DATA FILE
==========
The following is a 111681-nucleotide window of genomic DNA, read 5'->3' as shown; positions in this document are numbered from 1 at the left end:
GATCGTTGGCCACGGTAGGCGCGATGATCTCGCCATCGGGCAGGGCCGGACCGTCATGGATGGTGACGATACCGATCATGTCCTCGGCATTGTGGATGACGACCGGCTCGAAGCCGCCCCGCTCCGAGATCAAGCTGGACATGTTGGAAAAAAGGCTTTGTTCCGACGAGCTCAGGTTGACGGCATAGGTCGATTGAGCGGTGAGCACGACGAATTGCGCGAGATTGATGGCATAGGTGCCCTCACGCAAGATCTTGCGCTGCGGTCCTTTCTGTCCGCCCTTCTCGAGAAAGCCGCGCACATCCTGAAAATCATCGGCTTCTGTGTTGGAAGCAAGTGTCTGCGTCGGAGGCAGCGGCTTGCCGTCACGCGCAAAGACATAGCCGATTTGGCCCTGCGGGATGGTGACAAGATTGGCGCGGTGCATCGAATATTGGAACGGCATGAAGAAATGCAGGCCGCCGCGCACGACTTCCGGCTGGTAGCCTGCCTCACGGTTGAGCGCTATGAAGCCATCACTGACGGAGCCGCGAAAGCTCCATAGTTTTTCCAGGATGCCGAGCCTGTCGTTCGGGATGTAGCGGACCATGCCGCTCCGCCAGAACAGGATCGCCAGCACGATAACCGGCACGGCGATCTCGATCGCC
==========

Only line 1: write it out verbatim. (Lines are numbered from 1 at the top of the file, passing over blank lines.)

The following is a 111681-nucleotide window of genomic DNA, read 5'->3' as shown; positions in this document are numbered from 1 at the left end: